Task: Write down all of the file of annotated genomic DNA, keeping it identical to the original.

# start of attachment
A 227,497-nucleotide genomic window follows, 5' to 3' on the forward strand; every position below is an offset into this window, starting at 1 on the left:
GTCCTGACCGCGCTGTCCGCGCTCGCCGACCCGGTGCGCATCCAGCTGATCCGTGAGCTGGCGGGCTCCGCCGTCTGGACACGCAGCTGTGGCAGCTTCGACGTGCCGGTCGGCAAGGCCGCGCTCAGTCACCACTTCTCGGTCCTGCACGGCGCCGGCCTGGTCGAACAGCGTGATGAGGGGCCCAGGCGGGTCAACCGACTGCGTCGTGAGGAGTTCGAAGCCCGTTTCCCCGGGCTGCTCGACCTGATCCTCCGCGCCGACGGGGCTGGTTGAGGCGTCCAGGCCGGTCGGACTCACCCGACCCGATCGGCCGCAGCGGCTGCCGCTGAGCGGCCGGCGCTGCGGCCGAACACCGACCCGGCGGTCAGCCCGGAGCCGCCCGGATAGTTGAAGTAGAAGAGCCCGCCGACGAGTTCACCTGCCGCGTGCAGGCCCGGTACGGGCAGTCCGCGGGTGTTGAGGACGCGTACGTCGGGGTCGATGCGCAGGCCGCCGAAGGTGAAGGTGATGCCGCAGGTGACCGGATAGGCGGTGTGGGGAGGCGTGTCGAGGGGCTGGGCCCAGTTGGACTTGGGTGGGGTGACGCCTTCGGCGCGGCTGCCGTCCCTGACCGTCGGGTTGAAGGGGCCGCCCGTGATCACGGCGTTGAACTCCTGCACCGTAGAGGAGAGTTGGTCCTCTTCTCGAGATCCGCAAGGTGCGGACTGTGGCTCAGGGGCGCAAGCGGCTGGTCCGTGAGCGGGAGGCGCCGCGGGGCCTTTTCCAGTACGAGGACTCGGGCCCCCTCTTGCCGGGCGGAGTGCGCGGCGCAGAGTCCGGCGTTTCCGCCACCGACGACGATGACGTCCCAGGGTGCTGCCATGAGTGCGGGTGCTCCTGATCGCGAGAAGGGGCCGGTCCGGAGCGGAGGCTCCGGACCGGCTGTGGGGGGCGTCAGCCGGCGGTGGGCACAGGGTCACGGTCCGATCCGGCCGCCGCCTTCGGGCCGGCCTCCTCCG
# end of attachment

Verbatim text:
A 227,497-nucleotide genomic window follows, 5' to 3' on the forward strand; every position below is an offset into this window, starting at 1 on the left:
GTCCTGACCGCGCTGTCCGCGCTCGCCGACCCGGTGCGCATCCAGCTGATCCGTGAGCTGGCGGGCTCCGCCGTCTGGACACGCAGCTGTGGCAGCTTCGACGTGCCGGTCGGCAAGGCCGCGCTCAGTCACCACTTCTCGGTCCTGCACGGCGCCGGCCTGGTCGAACAGCGTGATGAGGGGCCCAGGCGGGTCAACCGACTGCGTCGTGAGGAGTTCGAAGCCCGTTTCCCCGGGCTGCTCGACCTGATCCTCCGCGCCGACGGGGCTGGTTGAGGCGTCCAGGCCGGTCGGACTCACCCGACCCGATCGGCCGCAGCGGCTGCCGCTGAGCGGCCGGCGCTGCGGCCGAACACCGACCCGGCGGTCAGCCCGGAGCCGCCCGGATAGTTGAAGTAGAAGAGCCCGCCGACGAGTTCACCTGCCGCGTGCAGGCCCGGTACGGGCAGTCCGCGGGTGTTGAGGACGCGTACGTCGGGGTCGATGCGCAGGCCGCCGAAGGTGAAGGTGATGCCGCAGGTGACCGGATAGGCGGTGTGGGGAGGCGTGTCGAGGGGCTGGGCCCAGTTGGACTTGGGTGGGGTGACGCCTTCGGCGCGGCTGCCGTCCCTGACCGTCGGGTTGAAGGGGCCGCCCGTGATCACGGCGTTGAACTCCTGCACCGTAGAGGAGAGTTGGTCCTCTTCTCGAGATCCGCAAGGTGCGGACTGTGGCTCAGGGGCGCAAGCGGCTGGTCCGTGAGCGGGAGGCGCCGCGGGGCCTTTTCCAGTACGAGGACTCGGGCCCCCTCTTGCCGGGCGGAGTGCGCGGCGCAGAGTCCGGCGTTTCCGCCACCGACGACGATGACGTCCCAGGGTGCTGCCATGAGTGCGGGTGCTCCTGATCGCGAGAAGGGGCCGGTCCGGAGCGGAGGCTCCGGACCGGCTGTGGGGGGCGTCAGCCGGCGGTGGGCACAGGGTCACGGTCCGATCCGGCCGCCGCCTTCGGGCCGGCCTCCTCCG